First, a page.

Naseem Al-Aidroos

Area: 
Neuroscience & Applied Cognitive Science
Email: 
naseem@uoguelph.ca
Phone: 
519-824-4120 x56377
Fax: 
519-837-8629
Office/Building: 
MacKinnon Extension
Office Hours: 

Mondays from 2:30-3:30pm, in the MacKinnon Extension Building, room 4018.

Room: 
4018

Accepting Graduate Students: 
No
Accepting New Experiential Learning Students: 
No
Advising Area and Office Hours for Advising: 
Office hours by appointment.

I use behavioural measures, eye tracking, EEG/ERP and fMRI to study visual attention, perception, and memory. If you are interested in joining the lab, or want to learn more about the research I do, please see the website for my research lab (linked above).

Prospecitve graduate students: We are looking for bright, enthusiastic graduate students to join the lab in Fall 2018. If you are interested, you should apply to the NACS graduate program offered by our department.

Prospective undergraduate students: Please see instructions on my lab website about how to "Join the Lab", and options for completing experiential learning opportunities.

Education

  • Post doc: Princeton University (2011)
  • PhD: University of Toronto (2010)
  • BMath: University of Waterloo (2004)

Research

Our mental and physical behaviours are only as good as the information they are based on. Research at the VCN lab is concerned with understanding how attention tunes information processing within our minds and brains so that, more often than not, our behaviour is guided by good information. Broadly speaking, we are interested in how attention operates, how it can be optimized, and under what situations it fails.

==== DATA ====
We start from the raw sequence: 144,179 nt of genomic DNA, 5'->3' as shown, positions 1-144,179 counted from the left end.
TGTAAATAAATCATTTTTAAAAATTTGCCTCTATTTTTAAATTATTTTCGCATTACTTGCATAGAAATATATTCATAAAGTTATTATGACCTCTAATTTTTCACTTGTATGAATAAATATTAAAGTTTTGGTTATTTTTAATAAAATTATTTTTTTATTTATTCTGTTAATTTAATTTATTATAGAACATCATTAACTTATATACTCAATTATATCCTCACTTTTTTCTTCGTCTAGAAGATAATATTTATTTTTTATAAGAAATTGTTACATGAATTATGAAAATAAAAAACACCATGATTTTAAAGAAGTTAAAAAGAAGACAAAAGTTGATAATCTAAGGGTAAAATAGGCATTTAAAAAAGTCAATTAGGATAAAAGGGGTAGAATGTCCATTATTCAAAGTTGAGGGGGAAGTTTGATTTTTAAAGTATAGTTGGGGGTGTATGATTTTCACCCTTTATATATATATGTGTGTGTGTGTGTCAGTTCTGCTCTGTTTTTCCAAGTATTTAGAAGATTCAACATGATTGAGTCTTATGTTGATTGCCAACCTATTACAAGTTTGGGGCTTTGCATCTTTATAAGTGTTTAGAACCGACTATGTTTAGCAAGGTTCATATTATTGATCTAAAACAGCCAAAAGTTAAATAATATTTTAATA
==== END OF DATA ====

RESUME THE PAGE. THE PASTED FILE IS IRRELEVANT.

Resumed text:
Much prior research has focused on dissociating attention into distinct components or abilities (e.g., the ability to attend to different aspects of sensory information or memory, and the ability to control attention in a top-down or bottom-up manner). Research at the VCN lab complements this prior work on what attention can do, by focusing on how these abilities are achieved. That is, our approach lies in identifying the cognitive and neural mechanisms that underlie attention. This mechanistic level of description is of particular relevance for understanding both why attention sometimes fails (e.g., in certain populations) and how to overcome these failures. To investigate the cognitive and neural mechanisms that underlie attention, we employ a range of converging measures, including behaviour (reaction time, accuracy, limb tracking, and eye tracking), pupilometry, electroencephalography (EEG/ERP), and functional magnetic resonance imaging (fMRI).

 

Selected Publications

A complete list of publications is available on my lab website (linked above). Here are my five most recent publications (last updated Jan 2023; student collaborators in bold):

  • Plater, L., Nyman, S., Joubran, S., & Al-Aidroos, N. (2022). Repetition enhances the effects of activated long-term memory. Quarterly Journal of Experimental Psychology, 17470218221095755.
  • Plater, L., Dube, B., Giammarco, M., Donaldson, K., Miller, K., & Al-Aidroos, N. (2022). Revisiting the role of visual working memory in attentional control settings. Visual Cognition, 1-21.
  • Al-Aidroos, N. (2021). Dividing attentional capture. Visual Cognition, 29(9), 592-595.
  • Giammarco, M., Plater, L., Hryciw, J., & Al-Aidroos, N. (2021). Getting it right from the start: Attentional control settings without a history of target selection. Attention, Perception, & Psychophysics, 83(1), 133-141.
  • Plater, L., Giammarco, M., Fiacconi, C., & Al-Aidroos, N. (2020). No role for activated long-term memory in attentional control settings. Journal of Experimental Psychology: General.

I have taught a number of courses at the University of Guelph.

  • Introductory Research Methods (PSYC*2360)
  • Sensation and Perception (PSYC*2390)
  • Cognitive Psychology (PSYC*2650)
  • Cogntive Neuroscience (PSYC*3270 and PSYC*4600)
  • Special Topics in Behavioural Sciences: Visual Cognition (PSYC*4580)
  • Advanced Topics in Bahavioural and Cognitive Neuroscience (PSYC*4470)
  • ​Graduate Statistiscs and Research Methods (PSYC*6940)
  • The weekly NACS Speaker Series (PSYC*6740/60)